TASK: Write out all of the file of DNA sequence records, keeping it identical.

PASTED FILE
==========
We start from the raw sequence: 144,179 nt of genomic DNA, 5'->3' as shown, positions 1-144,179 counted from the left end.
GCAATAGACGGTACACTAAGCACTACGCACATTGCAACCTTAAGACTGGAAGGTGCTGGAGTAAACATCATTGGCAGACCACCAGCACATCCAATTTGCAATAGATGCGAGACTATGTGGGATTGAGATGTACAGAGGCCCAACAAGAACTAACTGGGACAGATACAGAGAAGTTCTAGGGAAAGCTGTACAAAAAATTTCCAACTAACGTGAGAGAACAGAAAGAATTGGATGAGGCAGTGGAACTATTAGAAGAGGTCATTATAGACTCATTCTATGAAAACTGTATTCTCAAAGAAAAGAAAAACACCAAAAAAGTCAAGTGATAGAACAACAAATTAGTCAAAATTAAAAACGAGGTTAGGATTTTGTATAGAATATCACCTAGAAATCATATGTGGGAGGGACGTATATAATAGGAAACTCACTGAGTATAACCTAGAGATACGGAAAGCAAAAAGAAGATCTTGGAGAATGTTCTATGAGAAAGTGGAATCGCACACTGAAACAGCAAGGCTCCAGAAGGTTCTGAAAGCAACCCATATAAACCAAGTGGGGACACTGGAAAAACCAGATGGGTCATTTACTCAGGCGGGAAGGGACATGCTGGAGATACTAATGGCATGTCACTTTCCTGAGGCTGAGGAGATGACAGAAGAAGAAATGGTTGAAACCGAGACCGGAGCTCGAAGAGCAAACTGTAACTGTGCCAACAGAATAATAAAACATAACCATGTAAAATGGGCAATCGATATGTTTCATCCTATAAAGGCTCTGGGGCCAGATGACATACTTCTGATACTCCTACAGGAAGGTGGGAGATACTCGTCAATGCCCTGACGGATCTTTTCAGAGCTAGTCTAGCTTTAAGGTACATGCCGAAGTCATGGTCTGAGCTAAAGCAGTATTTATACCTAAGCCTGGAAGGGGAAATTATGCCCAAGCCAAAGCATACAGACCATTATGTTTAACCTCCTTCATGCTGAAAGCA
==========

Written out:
We start from the raw sequence: 144,179 nt of genomic DNA, 5'->3' as shown, positions 1-144,179 counted from the left end.
GCAATAGACGGTACACTAAGCACTACGCACATTGCAACCTTAAGACTGGAAGGTGCTGGAGTAAACATCATTGGCAGACCACCAGCACATCCAATTTGCAATAGATGCGAGACTATGTGGGATTGAGATGTACAGAGGCCCAACAAGAACTAACTGGGACAGATACAGAGAAGTTCTAGGGAAAGCTGTACAAAAAATTTCCAACTAACGTGAGAGAACAGAAAGAATTGGATGAGGCAGTGGAACTATTAGAAGAGGTCATTATAGACTCATTCTATGAAAACTGTATTCTCAAAGAAAAGAAAAACACCAAAAAAGTCAAGTGATAGAACAACAAATTAGTCAAAATTAAAAACGAGGTTAGGATTTTGTATAGAATATCACCTAGAAATCATATGTGGGAGGGACGTATATAATAGGAAACTCACTGAGTATAACCTAGAGATACGGAAAGCAAAAAGAAGATCTTGGAGAATGTTCTATGAGAAAGTGGAATCGCACACTGAAACAGCAAGGCTCCAGAAGGTTCTGAAAGCAACCCATATAAACCAAGTGGGGACACTGGAAAAACCAGATGGGTCATTTACTCAGGCGGGAAGGGACATGCTGGAGATACTAATGGCATGTCACTTTCCTGAGGCTGAGGAGATGACAGAAGAAGAAATGGTTGAAACCGAGACCGGAGCTCGAAGAGCAAACTGTAACTGTGCCAACAGAATAATAAAACATAACCATGTAAAATGGGCAATCGATATGTTTCATCCTATAAAGGCTCTGGGGCCAGATGACATACTTCTGATACTCCTACAGGAAGGTGGGAGATACTCGTCAATGCCCTGACGGATCTTTTCAGAGCTAGTCTAGCTTTAAGGTACATGCCGAAGTCATGGTCTGAGCTAAAGCAGTATTTATACCTAAGCCTGGAAGGGGAAATTATGCCCAAGCCAAAGCATACAGACCATTATGTTTAACCTCCTTCATGCTGAAAGCA